Wednesday, October 03, 2018

Richard Nelson's Uncle Vanya, at Hunter College, with Jay O. Sanders.

I saw this play, a new adaptation of Anton Chekhov's classic, in previews several weeks ago, and meant to post about it, because it is magnificent. Unfortunately, life got in the way of doing the post. Now I've learned that its run has been extended until October 28, so I've got my chance to tell you how great I think it is, and urge you, if you're in the New York City area between now and the 28th, to go and enjoy it.

My initial motivation to see it was that my friend Jay O. Sanders (photo) plays the title role. My wife and I have known Jay, and his wife Maryann Plunkett, since our daughter and their son, Jamie Sanders, now having a successful acting career of his own, were friends in elementary school. I was also attracted by its being directed by Richard Nelson, two of whose Apple family plays, also featuring Jay, along with Maryann, I saw staged at the Public Theater. "Staged" is a misstatement here: Nelson likes to set his plays on a floor with seats surrounding it; the front row of seats is on the same level as the actors. Nelson is a master of intimate family drama, and this "theater in the round" presentation, in which the actors sometimes turn to address the audience directly, makes it all the more intimate. This does very well for Chekhov's play, which has the same intimacy as Nelson's earlier family dramas.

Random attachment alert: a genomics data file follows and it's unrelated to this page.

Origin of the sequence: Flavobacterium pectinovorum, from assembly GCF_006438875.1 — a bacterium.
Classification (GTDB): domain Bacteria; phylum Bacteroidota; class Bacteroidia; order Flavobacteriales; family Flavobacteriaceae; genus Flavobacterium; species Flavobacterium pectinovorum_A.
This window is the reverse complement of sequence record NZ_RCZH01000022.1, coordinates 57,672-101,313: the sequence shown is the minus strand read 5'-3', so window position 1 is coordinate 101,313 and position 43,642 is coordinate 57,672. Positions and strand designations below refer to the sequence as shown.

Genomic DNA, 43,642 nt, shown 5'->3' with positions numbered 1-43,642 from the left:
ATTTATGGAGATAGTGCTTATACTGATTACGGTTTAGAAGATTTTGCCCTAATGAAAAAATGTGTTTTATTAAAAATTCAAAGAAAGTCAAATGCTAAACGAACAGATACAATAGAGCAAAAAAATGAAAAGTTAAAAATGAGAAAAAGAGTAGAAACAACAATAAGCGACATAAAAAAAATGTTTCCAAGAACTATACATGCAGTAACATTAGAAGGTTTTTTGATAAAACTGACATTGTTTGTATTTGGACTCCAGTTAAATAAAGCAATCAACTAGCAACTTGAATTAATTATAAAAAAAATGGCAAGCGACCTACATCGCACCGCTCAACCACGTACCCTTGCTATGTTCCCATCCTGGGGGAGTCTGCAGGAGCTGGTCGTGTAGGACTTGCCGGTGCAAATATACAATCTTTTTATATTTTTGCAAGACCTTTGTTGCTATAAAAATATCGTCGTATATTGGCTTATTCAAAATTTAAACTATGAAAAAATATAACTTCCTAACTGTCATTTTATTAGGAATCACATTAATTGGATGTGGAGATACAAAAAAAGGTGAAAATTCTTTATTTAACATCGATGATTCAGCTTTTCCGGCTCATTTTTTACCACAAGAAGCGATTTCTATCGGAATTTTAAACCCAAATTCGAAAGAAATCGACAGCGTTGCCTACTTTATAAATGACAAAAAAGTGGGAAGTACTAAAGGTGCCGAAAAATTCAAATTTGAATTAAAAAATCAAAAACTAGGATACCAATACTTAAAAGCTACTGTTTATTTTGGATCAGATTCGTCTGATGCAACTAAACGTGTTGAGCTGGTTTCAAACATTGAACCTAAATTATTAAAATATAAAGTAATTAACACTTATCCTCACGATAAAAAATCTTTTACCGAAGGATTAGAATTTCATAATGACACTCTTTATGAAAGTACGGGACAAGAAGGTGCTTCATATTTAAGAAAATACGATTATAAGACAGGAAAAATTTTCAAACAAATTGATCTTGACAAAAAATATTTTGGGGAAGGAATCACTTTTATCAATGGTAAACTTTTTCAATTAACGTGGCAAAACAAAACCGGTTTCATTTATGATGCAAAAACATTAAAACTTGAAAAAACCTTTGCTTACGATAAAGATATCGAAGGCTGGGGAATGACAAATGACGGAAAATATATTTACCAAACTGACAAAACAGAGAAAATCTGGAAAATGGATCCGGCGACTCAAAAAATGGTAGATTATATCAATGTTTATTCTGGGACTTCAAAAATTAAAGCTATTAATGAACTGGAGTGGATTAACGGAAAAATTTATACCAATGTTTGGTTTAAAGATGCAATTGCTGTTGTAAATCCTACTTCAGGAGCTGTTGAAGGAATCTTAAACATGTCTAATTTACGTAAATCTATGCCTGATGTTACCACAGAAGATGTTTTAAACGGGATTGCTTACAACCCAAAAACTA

For criticism, I can't do better than Ben Brantley in the New York Times. I want to add a special mention of Yvonne Woods, who plays the part of Vanya's niece, Sonya. The entire cast (Jay, whom Brantley credits with "a career high performance," included) is brilliant, but Ms. Woods anchors the play. Her subtly presented story of a life of unsatisfied longings, endured stoically ("pinched with care" is Brantley's description), seemed to me, despite Vanya's cry from the heart near the play's conclusion, the most eloquent presentation of the tragic circumstances in which all the characters have put themselves. Her centrality is emphasized by the list of characters in the play's program, in which all but her and Astrov, the physician for whose love she unsuccessfully longs, are defined by their relationships to her. She is the only one who can call Vanya "Uncle."